The hackers who stole $190 million from cross-chain bridge Nomad stand to keep up to 10% of the loot and escape civil liability and criminal prosecution. The only caveat: They must return the rest of the money. Then, the firm says, it will label them as white hats and won't pursue legal action.
In the latest weekly update, four editors at Information Security Media Group discuss key takeaways from ISMG's recent Government Summit, how hackers siphoned nearly $200 million from cryptocurrency bridge Nomad and how midsized businesses are the new frontier for ransomware.
Multiple individuals returned a total of $11.4 million of the $190 million worth of cryptocurrency drained from cross-chain bridge Nomad on Wednesday, blockchain security firm PeckShield tells ISMG. Three cryptocurrency wallets currently hold $95 million of the stolen funds, it says.
Hackers are using an unknown exploit to draw down internet-connected wallets on the Solana blockchain. So far, thieves have made off with about $8 million worth of cryptocurrency, predominantly from mobile wallet users of Phantom and Slope. Solana is working to identify the root cause.
Cryptocurrency trading platform Robinhood Crypto will pay $30 million to the state of New York after an investigation revealed deficiencies in its cybersecurity and anti-money laundering programs. The company will also retain an independent consultant who will monitor remediation efforts.
Attackers drained crypto assets worth nearly $200 million on Monday from cross-chain bridge Nomad, a "security-first cross-chain messaging protocol." Experts say the attack occurred after Nomad updated its smart contracts and inadvertently made it easy to spoof transactions.
Commodity markets have created a cryptocurrency bloodbath that may not be over, but Richard Bird of SecZetta says economic patterns in history show that crypto "is not invalidated as a mean of commerce and exchange." He discusses the blockchain and the possible future uses of crypto.
Michael Alan Stollery, the chief executive of Titanium Blockchain, pleaded guilty in U.S. federal court to securities fraud in a scheme involving a fraudulent cryptocurrency initial coin offering in which $21 million was stolen. Stollery faces up to 20 years of imprisonment.
A music streaming blockchain service patched a bug on a smart contract that had gone undetected since 2020. An attacker used it to steal $AUDIO crypto tokens worth nearly $6 million and sold them for more than $1 million. The vulnerability wasn't detected by multiple smart contracts security audits.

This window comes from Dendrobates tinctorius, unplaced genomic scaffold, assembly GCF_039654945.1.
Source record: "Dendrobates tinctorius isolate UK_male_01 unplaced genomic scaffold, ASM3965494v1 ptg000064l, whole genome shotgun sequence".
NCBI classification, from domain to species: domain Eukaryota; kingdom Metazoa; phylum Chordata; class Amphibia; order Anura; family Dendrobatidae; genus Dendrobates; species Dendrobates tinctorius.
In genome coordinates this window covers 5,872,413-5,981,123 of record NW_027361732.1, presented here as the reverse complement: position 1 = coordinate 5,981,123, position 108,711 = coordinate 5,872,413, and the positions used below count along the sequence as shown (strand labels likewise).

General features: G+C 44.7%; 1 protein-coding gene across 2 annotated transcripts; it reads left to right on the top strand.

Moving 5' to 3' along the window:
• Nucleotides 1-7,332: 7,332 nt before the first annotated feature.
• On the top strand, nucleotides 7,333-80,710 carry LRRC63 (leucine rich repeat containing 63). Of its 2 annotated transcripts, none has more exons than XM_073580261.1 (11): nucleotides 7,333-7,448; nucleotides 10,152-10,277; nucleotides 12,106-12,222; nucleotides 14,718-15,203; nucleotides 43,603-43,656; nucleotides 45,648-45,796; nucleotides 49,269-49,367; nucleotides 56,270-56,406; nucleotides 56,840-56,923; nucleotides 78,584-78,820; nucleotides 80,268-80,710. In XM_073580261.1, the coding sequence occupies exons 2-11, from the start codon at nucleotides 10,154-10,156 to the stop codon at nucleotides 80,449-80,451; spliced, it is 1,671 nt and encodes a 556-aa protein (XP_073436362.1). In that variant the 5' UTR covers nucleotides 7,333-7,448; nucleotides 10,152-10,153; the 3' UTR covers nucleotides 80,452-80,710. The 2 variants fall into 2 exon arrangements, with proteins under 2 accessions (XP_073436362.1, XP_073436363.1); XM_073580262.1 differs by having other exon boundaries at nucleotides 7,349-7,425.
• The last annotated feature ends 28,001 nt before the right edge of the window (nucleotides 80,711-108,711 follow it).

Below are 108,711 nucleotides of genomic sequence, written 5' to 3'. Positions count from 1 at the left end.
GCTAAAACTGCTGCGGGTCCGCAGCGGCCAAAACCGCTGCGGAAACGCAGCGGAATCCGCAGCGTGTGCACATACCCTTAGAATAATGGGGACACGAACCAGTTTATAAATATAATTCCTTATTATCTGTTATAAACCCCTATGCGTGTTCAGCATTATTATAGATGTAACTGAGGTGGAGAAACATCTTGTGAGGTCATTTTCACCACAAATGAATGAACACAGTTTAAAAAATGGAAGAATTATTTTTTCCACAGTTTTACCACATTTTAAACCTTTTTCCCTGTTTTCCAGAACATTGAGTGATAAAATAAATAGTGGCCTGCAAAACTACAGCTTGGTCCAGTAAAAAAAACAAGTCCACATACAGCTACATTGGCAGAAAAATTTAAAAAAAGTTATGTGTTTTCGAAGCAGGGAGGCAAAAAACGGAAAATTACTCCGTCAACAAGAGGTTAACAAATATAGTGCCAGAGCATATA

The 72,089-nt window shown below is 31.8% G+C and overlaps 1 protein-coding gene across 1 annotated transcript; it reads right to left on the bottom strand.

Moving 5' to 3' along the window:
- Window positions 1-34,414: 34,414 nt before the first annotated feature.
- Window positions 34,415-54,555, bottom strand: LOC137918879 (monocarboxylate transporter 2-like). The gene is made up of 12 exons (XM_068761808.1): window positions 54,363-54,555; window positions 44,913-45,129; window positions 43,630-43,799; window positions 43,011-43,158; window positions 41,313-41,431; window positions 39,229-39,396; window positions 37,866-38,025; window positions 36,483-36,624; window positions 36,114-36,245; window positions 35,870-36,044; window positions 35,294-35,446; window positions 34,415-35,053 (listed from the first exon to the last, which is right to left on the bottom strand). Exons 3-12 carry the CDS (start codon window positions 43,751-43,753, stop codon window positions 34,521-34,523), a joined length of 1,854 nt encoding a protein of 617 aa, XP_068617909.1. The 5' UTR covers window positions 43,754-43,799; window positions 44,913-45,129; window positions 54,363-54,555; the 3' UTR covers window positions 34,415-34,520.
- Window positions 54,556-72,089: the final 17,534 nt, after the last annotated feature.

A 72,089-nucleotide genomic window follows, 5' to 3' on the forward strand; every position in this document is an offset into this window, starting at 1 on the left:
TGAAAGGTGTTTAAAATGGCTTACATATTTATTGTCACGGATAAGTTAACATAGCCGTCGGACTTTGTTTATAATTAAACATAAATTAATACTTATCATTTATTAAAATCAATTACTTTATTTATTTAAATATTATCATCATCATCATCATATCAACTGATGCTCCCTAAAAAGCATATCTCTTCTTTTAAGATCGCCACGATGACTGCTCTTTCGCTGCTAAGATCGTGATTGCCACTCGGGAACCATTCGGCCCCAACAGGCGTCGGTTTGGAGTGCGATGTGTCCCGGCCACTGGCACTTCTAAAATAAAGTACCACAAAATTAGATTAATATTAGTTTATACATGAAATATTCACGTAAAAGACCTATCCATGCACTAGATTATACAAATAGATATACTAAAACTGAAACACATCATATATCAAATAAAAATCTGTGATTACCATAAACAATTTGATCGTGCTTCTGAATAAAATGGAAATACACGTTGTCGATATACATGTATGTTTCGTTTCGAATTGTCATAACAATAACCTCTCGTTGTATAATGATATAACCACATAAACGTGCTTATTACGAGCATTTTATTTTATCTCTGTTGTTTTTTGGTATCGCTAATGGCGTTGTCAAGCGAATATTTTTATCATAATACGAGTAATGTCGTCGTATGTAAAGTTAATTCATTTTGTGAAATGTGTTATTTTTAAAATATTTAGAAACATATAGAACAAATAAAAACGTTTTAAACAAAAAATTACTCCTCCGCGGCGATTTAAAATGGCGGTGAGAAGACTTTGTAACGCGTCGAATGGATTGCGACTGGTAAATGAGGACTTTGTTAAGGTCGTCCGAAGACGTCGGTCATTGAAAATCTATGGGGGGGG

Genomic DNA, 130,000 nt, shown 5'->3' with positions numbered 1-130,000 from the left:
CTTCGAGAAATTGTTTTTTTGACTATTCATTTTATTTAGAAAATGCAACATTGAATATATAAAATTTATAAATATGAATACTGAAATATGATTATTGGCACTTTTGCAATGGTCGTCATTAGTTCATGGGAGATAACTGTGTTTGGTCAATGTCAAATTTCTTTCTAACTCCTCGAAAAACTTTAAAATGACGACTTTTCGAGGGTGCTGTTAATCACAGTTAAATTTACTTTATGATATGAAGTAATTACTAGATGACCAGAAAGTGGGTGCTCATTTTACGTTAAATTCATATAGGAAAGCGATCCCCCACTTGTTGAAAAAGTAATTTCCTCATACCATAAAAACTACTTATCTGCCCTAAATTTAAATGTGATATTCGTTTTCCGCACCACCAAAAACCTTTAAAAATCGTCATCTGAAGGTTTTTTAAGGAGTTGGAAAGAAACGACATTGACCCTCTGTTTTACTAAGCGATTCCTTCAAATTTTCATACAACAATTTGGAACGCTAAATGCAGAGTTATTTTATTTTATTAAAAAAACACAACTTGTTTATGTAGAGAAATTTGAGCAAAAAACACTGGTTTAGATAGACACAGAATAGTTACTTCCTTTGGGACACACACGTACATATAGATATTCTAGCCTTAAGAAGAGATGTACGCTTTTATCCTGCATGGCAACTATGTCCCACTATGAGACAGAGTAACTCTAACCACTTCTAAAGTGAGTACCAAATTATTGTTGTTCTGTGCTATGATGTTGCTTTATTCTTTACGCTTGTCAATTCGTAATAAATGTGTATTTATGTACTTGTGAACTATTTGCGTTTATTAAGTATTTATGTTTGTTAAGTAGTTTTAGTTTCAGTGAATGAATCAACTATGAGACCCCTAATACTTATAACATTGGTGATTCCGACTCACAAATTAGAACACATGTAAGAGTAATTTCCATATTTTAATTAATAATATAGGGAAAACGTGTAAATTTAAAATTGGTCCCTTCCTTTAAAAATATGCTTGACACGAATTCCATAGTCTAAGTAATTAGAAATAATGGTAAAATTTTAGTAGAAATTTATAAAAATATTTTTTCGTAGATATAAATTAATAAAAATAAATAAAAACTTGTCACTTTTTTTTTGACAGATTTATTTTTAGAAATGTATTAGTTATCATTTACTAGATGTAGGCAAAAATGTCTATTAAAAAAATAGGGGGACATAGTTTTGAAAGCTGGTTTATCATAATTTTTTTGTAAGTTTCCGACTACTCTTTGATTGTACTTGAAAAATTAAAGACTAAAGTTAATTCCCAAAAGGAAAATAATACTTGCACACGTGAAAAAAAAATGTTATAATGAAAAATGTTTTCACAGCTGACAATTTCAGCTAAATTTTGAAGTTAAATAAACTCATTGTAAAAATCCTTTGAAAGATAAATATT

The U.S. Department of Justice unsealed its first insider trading case involving cryptocurrency markets, marking an escalation of traditional oversight. The case comes as a federal jury convicted a New York man for defrauding investors who bought into his supposed cryptocurrency.
Halborn raised $90 million to expand its audit and penetration testing services and more effectively safeguard the crypto industry. The proceeds will bolster its protection for cryptocurrency lending protocols and better defend the money flowing into and out of the cryptocurrency ecosystem.
Premint NFT platform users became victims last weejend of one of the biggest NFT attacks ever. The company says an open-source vulnerability led to the compromise of its website, resulting in its users losing about $500,000 worth of blockchain assets.
Thieves behind a phishing campaign targeting investors into a cryptocurrency exchange got away with at least $8 million. The attack took advantage of human credibility, not a cybersecurity exploit in the Uniswap protocol, experts say. The stolen funds are being laundered in a cryptocurrency mixer.
Crema Finance has published its compensation and recovery plans following last week's $8.8 million hack on the Solana blockchain-powered concentrated liquidity protocol. The hacker has returned the stolen funds in exchange for a bounty offered by the company.
A new Android malware that can steal financial data, credentials, crypto wallets, personal data and cookies; bypass multifactor authentication codes; and remotely control infected devices is targeting online banking customers and financial institutions, cybersecurity researchers at F5 Labs say.